Wednesday, December 30, 2009

You Can Stop Looking...

Because I've found the world's greatest chocolate cake.

2 newlyweds
1 car
3 families
20 (or so) much-missed friends
6 cups Christmas spirit
stress and patience, to taste

Mix well and bake at 40 degrees Fahrenheit for 14 days.

The Setting: Brentwood, TN

The Soundtrack: familiar voices at various decibel levels, bear-hugs and air kisses

On the Stovetop: Shrimp and Grits; Cider-Glazed Roasted Goose with Sweet Potato, Parsnip, Chestnut, and Pancetta Stuffing; Buttermilk Mashed Potatoes with Giblet Gravy; Gramma's Green Beans; Hot Chocolate Layer Cake.

The Scenario: Sometime slightly before Thanksgiving I started doing Christmas reconnaissance.

"What are your plans for Christmas?" I asked my mom and my step-dad, hoping to sketch out a rough structure of their holiday expectations.

"Oh, we aren't even thinking about that yet," I was told. "We'll just be so glad to see you."

My dad expressed, unsarcastically, that he and my step-mom had no plans to speak of and would be open to seeing us whenever we could fit them in.

My husband's parents were the first to nail down a date and time for festivities. Christmas Vacation (an annual event during which we, my in-laws, and our unofficial-extended-local-family don costumes of characters from the beloved National Lampoon's movie, drink out of moose mugs, and recite favorite lines along with the actors as we watch the film) would occur Christmas night. As for the family Christmas dinner...did we have a time-preference?

After continually harassing my own mother to put forth her bids for our time (to little avail), my husband and I decided it made the most sense to spend Christmas Day with his family and Christmas Eve with my mom, a plan that we immediately relayed to all parties.

Both families seemed pleased. My dad and step-mom would happily receive us for coffee between breakfast and lunch on Christmas Day.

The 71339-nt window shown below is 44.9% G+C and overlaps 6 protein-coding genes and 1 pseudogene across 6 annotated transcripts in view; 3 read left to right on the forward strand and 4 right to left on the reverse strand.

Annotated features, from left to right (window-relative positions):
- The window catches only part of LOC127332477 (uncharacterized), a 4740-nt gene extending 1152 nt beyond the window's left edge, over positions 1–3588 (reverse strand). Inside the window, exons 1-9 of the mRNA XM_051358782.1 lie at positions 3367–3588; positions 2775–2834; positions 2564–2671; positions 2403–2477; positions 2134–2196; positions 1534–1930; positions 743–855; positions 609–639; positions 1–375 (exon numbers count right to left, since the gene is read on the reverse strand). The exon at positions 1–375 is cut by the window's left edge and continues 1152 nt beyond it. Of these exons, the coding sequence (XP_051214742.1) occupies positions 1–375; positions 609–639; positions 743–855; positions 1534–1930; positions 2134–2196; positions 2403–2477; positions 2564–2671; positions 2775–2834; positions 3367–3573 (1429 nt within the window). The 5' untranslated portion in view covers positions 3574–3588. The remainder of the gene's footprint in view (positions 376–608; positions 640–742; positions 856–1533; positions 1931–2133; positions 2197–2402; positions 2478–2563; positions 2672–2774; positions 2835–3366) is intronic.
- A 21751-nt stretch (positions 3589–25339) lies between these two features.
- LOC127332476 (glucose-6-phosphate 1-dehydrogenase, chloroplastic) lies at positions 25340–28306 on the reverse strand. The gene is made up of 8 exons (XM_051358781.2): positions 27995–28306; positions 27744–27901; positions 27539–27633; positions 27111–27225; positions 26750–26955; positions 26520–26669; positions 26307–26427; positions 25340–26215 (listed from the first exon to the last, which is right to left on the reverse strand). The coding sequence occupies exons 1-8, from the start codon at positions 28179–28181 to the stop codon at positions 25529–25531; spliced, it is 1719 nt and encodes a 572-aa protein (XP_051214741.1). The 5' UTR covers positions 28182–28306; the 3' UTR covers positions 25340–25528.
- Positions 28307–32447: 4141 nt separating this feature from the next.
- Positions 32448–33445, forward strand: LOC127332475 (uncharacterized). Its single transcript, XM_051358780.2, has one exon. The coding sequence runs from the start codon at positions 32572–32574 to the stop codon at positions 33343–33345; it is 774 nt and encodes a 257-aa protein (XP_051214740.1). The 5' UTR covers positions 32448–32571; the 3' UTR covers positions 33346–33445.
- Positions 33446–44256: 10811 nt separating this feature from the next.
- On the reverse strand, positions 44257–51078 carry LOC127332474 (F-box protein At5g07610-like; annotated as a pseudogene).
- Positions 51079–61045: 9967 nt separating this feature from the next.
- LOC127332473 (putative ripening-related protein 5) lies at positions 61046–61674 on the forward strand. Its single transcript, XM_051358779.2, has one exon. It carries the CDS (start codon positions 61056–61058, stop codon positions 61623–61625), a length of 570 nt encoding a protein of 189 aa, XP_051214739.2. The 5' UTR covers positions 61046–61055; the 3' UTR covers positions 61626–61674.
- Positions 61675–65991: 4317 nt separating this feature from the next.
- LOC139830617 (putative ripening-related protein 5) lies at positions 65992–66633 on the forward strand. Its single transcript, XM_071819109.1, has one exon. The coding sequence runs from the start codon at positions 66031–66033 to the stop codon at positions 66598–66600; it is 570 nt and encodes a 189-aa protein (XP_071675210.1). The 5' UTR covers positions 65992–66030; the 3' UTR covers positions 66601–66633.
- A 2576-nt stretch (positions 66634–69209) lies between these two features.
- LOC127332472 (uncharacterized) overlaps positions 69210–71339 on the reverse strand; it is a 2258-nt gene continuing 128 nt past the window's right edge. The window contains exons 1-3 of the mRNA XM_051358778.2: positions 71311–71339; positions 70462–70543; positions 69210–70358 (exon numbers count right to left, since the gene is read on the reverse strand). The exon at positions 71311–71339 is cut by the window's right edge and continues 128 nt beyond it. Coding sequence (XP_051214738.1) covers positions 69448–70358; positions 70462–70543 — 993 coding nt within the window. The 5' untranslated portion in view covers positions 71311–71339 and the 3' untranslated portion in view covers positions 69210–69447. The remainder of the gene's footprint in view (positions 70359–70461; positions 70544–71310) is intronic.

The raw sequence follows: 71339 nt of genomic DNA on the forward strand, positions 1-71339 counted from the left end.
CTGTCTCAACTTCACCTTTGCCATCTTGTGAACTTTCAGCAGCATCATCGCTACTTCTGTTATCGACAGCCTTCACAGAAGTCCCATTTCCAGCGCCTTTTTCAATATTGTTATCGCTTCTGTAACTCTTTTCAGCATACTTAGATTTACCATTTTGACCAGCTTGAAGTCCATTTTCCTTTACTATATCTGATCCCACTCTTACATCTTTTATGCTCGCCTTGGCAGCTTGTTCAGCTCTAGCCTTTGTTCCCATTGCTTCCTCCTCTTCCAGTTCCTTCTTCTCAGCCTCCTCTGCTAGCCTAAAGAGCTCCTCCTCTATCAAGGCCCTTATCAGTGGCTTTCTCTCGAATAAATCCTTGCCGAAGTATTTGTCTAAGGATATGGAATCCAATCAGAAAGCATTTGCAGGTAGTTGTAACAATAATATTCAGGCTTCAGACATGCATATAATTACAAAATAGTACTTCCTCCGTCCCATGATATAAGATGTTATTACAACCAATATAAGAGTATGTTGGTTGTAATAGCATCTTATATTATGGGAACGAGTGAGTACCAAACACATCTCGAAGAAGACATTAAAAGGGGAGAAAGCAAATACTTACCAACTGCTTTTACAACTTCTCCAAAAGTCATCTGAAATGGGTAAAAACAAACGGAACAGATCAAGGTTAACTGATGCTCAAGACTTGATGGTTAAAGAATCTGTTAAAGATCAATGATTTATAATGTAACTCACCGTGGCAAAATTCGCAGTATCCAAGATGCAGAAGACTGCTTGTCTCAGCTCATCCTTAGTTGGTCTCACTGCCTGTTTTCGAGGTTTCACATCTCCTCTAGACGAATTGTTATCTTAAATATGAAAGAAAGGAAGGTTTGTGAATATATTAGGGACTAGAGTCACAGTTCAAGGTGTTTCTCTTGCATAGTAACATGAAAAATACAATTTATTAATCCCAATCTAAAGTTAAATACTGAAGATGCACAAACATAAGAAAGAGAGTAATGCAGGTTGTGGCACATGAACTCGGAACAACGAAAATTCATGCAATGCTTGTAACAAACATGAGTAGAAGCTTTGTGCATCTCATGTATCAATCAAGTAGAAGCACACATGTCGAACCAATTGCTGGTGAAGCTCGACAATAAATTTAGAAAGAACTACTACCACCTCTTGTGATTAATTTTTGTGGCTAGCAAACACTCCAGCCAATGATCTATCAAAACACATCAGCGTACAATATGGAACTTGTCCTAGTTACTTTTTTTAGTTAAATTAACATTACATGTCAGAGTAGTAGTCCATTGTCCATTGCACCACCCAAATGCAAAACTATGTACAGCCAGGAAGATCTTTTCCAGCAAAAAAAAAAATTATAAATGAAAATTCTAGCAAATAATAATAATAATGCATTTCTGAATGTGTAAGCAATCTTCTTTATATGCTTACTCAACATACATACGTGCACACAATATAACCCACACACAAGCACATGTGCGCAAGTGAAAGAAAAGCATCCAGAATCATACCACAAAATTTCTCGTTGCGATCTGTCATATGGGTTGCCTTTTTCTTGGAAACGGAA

Everything was sorted out...or so we thought.

My mom agreed to take me grocery shopping on the 23rd in preparation for the feast I would prepare at her house the following day. Our cart piled high with sweet potatoes, chestnuts, and goose accoutrements, we weaved through the aisles, wafting Christmas spirit through the air.

"I hope you'll be able to come to Lisa's for lunch on Christmas Day," my mom smiled sweetly as I plopped a thick round of pancetta into the cart.

This was, of course, the first news I had heard of a family gathering at my aunt's house.

"Mom, you know I can't," I remained calm. "We're doing lunch and dinner with Jared's family on Christmas Day."

"But everyone will be so disappointed," she pouted.

"You had your chance to complain about the plan--or, hey, even tell me that there was another one," I gritted my teeth. "Now would be a little too late."

We parted ways in the Publix parking lot, and I promised I'd see her tomorrow for a day of cooking, feasting, and simply catching up before catching the 10 p.m. Christmas Eve service at her church.

The next morning I had plans to grab an early morning coffee with a good friend who was effectively in town for one day only. I called my mom on my way to the coffee shop to give her my timeline.

"Just wanted to let you know I'm grabbing coffee with Tracy, but I'll be at your place to start cooking between 11 and 12."

"Morgan, that is absolutely not OK. You promised me Today. All day. I already don't get to have you on Christmas Day, and now you're only giving me a half-day? This is not fair."

She told me she had expected me to show up at 8 a.m. I told her that assumptions are the great eroders of relationships.

As I wished Tracy happy holidays, slipped into my Sonata, and zoomed down Franklin Road fully caffeinated, my cell phone vibrated with a vengeance.

"I'll be there in five minutes, mom," I assured the voice on the end of the line.

"What are you thinking?" she demanded. "I thought you said people should be here at 3 to eat. You'll never be ready in time. You should have been here hours ago to start cooking. Hours ago!"

"Mother, I said I would be there between 11 and 12. It's 11:15. I will be there in four minutes."

"But you said you wanted to make marshmallows from scratch!"